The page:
Your concerns and fears
    How to take part
    The Q&A will take place in the comments section below this article. Taking part is easy: to comment create a free Guardian account, or log in using your Twitter or Facebook profile. Alternatively, you can tweet us @GdnStudents or email your questions , who can post them for you,Development of PolyU e admission further enhances the intake of polyu postgraduate and undergraduate students, rendering the university one of the most popular institutions for tertiary education in Hong Kong.

    The panel
    The University of Lincoln’s student president, Kudzai Muzangaza
    Rashid Ajami, 26, CEO and founder of Campus Society
    Ellie Tyrrell, a PR student at the University of Greenwich who blogs about student experience
    Owen Burek, editor in chief at money website Save the Student,Want a memorable experience for your clients? Check out PartnerNet for the top Things to do in Hong Kong: dining, shopping and unique cultural activities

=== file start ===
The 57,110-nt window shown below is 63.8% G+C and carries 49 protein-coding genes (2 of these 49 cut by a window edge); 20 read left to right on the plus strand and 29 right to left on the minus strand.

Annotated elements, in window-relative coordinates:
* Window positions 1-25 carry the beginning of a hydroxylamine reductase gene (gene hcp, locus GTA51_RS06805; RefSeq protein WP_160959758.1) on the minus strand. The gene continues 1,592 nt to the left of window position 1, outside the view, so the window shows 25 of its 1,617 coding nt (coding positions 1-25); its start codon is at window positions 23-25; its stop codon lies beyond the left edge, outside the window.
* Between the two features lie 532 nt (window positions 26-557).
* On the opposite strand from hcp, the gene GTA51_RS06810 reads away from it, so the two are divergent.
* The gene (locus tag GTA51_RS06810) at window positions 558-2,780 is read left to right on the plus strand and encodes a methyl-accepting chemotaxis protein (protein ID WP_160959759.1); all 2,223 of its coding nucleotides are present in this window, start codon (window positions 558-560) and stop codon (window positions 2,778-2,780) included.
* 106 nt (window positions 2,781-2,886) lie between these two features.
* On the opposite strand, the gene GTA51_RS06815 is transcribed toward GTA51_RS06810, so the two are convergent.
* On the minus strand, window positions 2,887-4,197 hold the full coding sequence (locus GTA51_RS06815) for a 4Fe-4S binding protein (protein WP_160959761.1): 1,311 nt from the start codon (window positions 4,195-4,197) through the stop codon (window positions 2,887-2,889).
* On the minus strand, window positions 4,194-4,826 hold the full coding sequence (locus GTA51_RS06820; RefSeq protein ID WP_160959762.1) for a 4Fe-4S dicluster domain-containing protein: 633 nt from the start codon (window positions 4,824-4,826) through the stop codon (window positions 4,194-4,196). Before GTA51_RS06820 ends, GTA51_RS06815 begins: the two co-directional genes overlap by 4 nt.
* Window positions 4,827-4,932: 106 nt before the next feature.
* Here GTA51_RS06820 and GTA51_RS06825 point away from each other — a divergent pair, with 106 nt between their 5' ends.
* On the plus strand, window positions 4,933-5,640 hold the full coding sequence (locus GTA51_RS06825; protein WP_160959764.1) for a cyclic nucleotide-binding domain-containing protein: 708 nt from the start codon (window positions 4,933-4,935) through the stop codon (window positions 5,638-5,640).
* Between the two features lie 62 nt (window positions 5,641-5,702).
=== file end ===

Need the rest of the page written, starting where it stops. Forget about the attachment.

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  • A new Beijing beer festival promises a three-hour, freeflow tasting of 32 different craft beers and eight collaborations between breweries in China and the Pacific Northwest, together with gourmet food and live music.

    And this is just one of four sessions being held at the inaugural 8x8 Brewing Project's Beer Festival taking place in Beijing on Nov 3-4.

    Eight up-and-coming Chinese breweries and eight top craft breweries from the US Pacific Northwest have paired up to brew eight collaboration beers specifically for the festival warrants.